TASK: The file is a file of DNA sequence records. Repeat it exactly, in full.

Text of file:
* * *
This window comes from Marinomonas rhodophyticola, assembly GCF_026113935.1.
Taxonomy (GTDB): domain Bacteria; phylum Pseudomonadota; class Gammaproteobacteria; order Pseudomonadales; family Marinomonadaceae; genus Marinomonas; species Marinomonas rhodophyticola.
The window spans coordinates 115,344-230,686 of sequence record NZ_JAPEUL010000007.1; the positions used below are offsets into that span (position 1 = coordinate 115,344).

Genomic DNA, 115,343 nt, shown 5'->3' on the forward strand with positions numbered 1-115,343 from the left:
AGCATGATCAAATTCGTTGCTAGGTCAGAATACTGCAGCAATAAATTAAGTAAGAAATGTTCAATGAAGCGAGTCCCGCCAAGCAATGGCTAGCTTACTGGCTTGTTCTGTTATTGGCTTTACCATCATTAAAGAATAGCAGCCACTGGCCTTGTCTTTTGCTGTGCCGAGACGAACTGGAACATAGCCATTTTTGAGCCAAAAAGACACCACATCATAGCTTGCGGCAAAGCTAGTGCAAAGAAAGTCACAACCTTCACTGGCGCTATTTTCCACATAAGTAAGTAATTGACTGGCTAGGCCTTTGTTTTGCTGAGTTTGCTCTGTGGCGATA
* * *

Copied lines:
This window comes from Marinomonas rhodophyticola, assembly GCF_026113935.1.
Taxonomy (GTDB): domain Bacteria; phylum Pseudomonadota; class Gammaproteobacteria; order Pseudomonadales; family Marinomonadaceae; genus Marinomonas; species Marinomonas rhodophyticola.
The window spans coordinates 115,344-230,686 of sequence record NZ_JAPEUL010000007.1; the positions used below are offsets into that span (position 1 = coordinate 115,344).

Genomic DNA, 115,343 nt, shown 5'->3' on the forward strand with positions numbered 1-115,343 from the left:
AGCATGATCAAATTCGTTGCTAGGTCAGAATACTGCAGCAATAAATTAAGTAAGAAATGTTCAATGAAGCGAGTCCCGCCAAGCAATGGCTAGCTTACTGGCTTGTTCTGTTATTGGCTTTACCATCATTAAAGAATAGCAGCCACTGGCCTTGTCTTTTGCTGTGCCGAGACGAACTGGAACATAGCCATTTTTGAGCCAAAAAGACACCACATCATAGCTTGCGGCAAAGCTAGTGCAAAGAAAGTCACAACCTTCACTGGCGCTATTTTCCACATAAGTAAGTAATTGACTGGCTAGGCCTTTGTTTTGCTGAGTTTGCTCTGTGGCGATA